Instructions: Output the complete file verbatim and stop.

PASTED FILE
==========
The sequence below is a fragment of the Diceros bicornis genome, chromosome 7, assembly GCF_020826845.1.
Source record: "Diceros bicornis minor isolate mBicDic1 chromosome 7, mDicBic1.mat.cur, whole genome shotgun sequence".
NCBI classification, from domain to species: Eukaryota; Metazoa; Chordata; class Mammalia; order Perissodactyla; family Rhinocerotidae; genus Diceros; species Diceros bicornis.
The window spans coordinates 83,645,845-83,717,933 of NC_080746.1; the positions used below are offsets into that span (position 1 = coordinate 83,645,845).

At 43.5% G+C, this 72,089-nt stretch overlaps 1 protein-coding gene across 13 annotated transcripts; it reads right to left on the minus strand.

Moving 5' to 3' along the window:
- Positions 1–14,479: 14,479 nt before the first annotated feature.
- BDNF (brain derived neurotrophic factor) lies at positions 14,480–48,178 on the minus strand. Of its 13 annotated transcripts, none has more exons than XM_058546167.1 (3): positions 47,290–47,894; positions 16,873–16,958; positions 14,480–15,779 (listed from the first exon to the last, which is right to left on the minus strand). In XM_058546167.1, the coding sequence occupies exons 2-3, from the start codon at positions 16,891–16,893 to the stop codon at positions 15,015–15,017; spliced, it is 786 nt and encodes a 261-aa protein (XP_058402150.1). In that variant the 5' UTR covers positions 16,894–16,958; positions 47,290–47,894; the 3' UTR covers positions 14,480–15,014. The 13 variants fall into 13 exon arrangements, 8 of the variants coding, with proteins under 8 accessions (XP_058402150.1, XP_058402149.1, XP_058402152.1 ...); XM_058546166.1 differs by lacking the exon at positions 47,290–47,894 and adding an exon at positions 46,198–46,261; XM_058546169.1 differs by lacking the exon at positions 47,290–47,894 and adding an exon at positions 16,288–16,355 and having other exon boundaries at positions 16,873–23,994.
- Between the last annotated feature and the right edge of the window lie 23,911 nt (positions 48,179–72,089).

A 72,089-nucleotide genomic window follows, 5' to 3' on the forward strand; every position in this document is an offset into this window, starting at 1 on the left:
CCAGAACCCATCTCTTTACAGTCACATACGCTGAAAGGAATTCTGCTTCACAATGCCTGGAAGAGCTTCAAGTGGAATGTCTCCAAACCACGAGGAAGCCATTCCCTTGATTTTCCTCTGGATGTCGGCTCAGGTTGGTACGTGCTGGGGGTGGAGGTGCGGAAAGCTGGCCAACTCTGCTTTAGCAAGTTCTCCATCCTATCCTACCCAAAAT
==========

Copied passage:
The sequence below is a fragment of the Diceros bicornis genome, chromosome 7, assembly GCF_020826845.1.
Source record: "Diceros bicornis minor isolate mBicDic1 chromosome 7, mDicBic1.mat.cur, whole genome shotgun sequence".
NCBI classification, from domain to species: Eukaryota; Metazoa; Chordata; class Mammalia; order Perissodactyla; family Rhinocerotidae; genus Diceros; species Diceros bicornis.
The window spans coordinates 83,645,845-83,717,933 of NC_080746.1; the positions used below are offsets into that span (position 1 = coordinate 83,645,845).

At 43.5% G+C, this 72,089-nt stretch overlaps 1 protein-coding gene across 13 annotated transcripts; it reads right to left on the minus strand.

Moving 5' to 3' along the window:
- Positions 1–14,479: 14,479 nt before the first annotated feature.
- BDNF (brain derived neurotrophic factor) lies at positions 14,480–48,178 on the minus strand. Of its 13 annotated transcripts, none has more exons than XM_058546167.1 (3): positions 47,290–47,894; positions 16,873–16,958; positions 14,480–15,779 (listed from the first exon to the last, which is right to left on the minus strand). In XM_058546167.1, the coding sequence occupies exons 2-3, from the start codon at positions 16,891–16,893 to the stop codon at positions 15,015–15,017; spliced, it is 786 nt and encodes a 261-aa protein (XP_058402150.1). In that variant the 5' UTR covers positions 16,894–16,958; positions 47,290–47,894; the 3' UTR covers positions 14,480–15,014. The 13 variants fall into 13 exon arrangements, 8 of the variants coding, with proteins under 8 accessions (XP_058402150.1, XP_058402149.1, XP_058402152.1 ...); XM_058546166.1 differs by lacking the exon at positions 47,290–47,894 and adding an exon at positions 46,198–46,261; XM_058546169.1 differs by lacking the exon at positions 47,290–47,894 and adding an exon at positions 16,288–16,355 and having other exon boundaries at positions 16,873–23,994.
- Between the last annotated feature and the right edge of the window lie 23,911 nt (positions 48,179–72,089).

A 72,089-nucleotide genomic window follows, 5' to 3' on the forward strand; every position in this document is an offset into this window, starting at 1 on the left:
CCAGAACCCATCTCTTTACAGTCACATACGCTGAAAGGAATTCTGCTTCACAATGCCTGGAAGAGCTTCAAGTGGAATGTCTCCAAACCACGAGGAAGCCATTCCCTTGATTTTCCTCTGGATGTCGGCTCAGGTTGGTACGTGCTGGGGGTGGAGGTGCGGAAAGCTGGCCAACTCTGCTTTAGCAAGTTCTCCATCCTATCCTACCCAAAAT